NEW PORT RICHEY – A 34-year-old man has been arrested and charged with the 2005 murder of a 79-year-old Port Richey resident.
Brian Vincent Stoll, whose last known address was Port Richey, is being held without bail at the Pasco County Detention Center on a charge of premeditated murder.
Stoll was already serving a 23.5-year sentence related to armed burglaries, multiple burglaries, grand thefts and aggravated battery.
Capt. Mike Jenkins of the Pasco Sheriff’s Office Special Investigations Division made the announcement of Stoll’s during a press conference Friday afternoon. Stoll has been transferred to the county jail by the Florida Department of Corrections, Jenkins said.
“This is exciting news in the pursuit of justice in the homicide of Beverly Bobrick,” Jenkins said. “She was a 79-year old widow. She was the best neighbor you could possibly ever want to have. Her neighbors loved her dearly. And now, justice has been achieved in this homicide which we believe occurred in the early morning hours of Sept. 11, 2005.”
He noted the length of the investigation, saying there were “many challenges.”
“What you do find in this is the Pasco Sheriff’s Office detectives in this case were tenacious,” Jenkins said speaking on behalf of Sheriff Chris Nocco. He gave credit to former Detective Lisa Schoneman, who retired, and Detective Todd Koenig for their work on the case.
“Because of the foundation Detective Schoneman built, Detective Koenig was able to take those pieces and develop a successful case for arrest and, we believe, for a successful prosecution as well,” Jenkins said.
Koenig said it was a matter of those pieces coming together, including new DNA testing on a body hair found at the crime scene as well as a “credible witness to which (Stoll) confessed.”
Despite the witness statement, officials said, Stoll maintains he was never in the Bobrick residence and denies being involved in her death. When informed of the murder charge placed against him Stoll, Koenig said, “expressed no emotion.”
“We are confident in our collaborative investigation that was tenacious and patient, waiting for just the right time to bring these charges,” Jenkins said. “We have built a solid case that Brian Vincent Stoll is, in fact, the individual responsible for Beverly Bobrick’s homicide.”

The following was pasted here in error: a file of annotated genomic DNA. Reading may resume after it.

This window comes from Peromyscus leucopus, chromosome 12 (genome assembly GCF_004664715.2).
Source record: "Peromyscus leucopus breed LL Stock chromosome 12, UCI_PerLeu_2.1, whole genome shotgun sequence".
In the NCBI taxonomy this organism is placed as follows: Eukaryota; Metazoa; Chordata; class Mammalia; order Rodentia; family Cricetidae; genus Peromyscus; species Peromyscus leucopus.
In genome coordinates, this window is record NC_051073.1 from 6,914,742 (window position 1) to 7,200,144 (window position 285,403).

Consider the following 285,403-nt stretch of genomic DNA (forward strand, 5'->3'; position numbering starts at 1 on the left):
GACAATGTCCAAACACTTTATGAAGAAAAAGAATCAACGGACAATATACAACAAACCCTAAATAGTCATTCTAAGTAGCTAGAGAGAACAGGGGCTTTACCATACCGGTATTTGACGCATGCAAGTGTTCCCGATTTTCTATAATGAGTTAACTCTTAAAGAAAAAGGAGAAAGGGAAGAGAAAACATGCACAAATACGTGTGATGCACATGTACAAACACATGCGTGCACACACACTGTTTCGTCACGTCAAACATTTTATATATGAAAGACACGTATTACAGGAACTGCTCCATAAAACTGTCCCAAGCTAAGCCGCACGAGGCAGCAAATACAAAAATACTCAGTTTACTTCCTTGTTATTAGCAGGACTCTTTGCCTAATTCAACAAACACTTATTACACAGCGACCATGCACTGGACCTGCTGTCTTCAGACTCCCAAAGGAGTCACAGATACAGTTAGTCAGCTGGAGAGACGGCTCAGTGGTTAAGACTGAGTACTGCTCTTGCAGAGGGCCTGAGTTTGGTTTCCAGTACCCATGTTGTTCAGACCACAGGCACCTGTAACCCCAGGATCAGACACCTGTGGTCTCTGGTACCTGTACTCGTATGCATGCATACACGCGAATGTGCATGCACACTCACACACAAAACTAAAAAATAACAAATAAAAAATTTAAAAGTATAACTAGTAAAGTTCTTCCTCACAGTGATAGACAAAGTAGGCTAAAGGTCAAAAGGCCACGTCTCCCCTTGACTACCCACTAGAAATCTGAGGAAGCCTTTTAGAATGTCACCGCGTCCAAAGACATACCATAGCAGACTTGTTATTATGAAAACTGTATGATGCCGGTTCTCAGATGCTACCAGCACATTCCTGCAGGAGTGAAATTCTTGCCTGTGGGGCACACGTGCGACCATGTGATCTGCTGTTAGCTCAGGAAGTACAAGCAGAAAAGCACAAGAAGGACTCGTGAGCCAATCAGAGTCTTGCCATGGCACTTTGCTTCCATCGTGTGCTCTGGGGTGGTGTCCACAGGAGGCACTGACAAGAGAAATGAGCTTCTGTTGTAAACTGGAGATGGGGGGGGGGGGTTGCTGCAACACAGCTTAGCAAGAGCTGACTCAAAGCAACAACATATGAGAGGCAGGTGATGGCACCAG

Jenkins recounted what neighbors and deputies found that morning at the Bobrick home.
According to Jenkins, on Sept. 11, 2015, after neighbors had noticed she had not picked up her Sunday newspaper that morning and neighbors noticed her dog was not barking.
“They noticed the screen had been pushed in and further noticed the sliding glass door in the residence was open and it appeared that someone had ransacked the house,” Jenkins said. “Deputies responded and upon entering the residence, they found 79-year-old Bobrick in her residence deceased. An examination of the body by both investigators and the Medical Examiner’s Office revealed she had died from blunt force trauma. In summary, Beverly was beaten to death.”
Bobrick’s dog, Pepe, was also found dead, lying in a pool of blood in the kitchen.
“It appears that when the suspect was entering the residence, the dog attempted to confront him and he killed the dog as well,” Jenkins said.
There was “a rash of burglaries occurring at this time,” Jenkins added.
Stoll was arrested almost a month after the Bobrick slaying on the various unrelated charges on which he was soon convicted, one of the charges included attacking an elderly male.
“It appears his modus operandi was to target homes that were unoccupied, but owned by elderly residents,” Jenkins said. “He looked for cash, prescription pills and other items of value.”
Jenkins said officials believe a separate break-in at Bobrick’s home a few weeks earlier that involved the theft of prescription pills was also connected to Stoll.
“On the early morning hours of Sept. 11, 2005, we believe he broke into the home again and, instead of the house being unoccupied, he made contact with the victim and he bludgeoned her to death, we believe likely, with his hands and feet,” Jenkins said. “What is particularly concerning is there was not only significant trauma to the body, head and face, but there was also significant defensive wounds that existed on the victim’s body as well.”
Jenkins added: “We want people to understand the dramatic and traumatic nature of this homicide. This was a terrible, terrible thing.”
The victim was a well-loved volunteer cook at St. James the Apostle Catholic Church.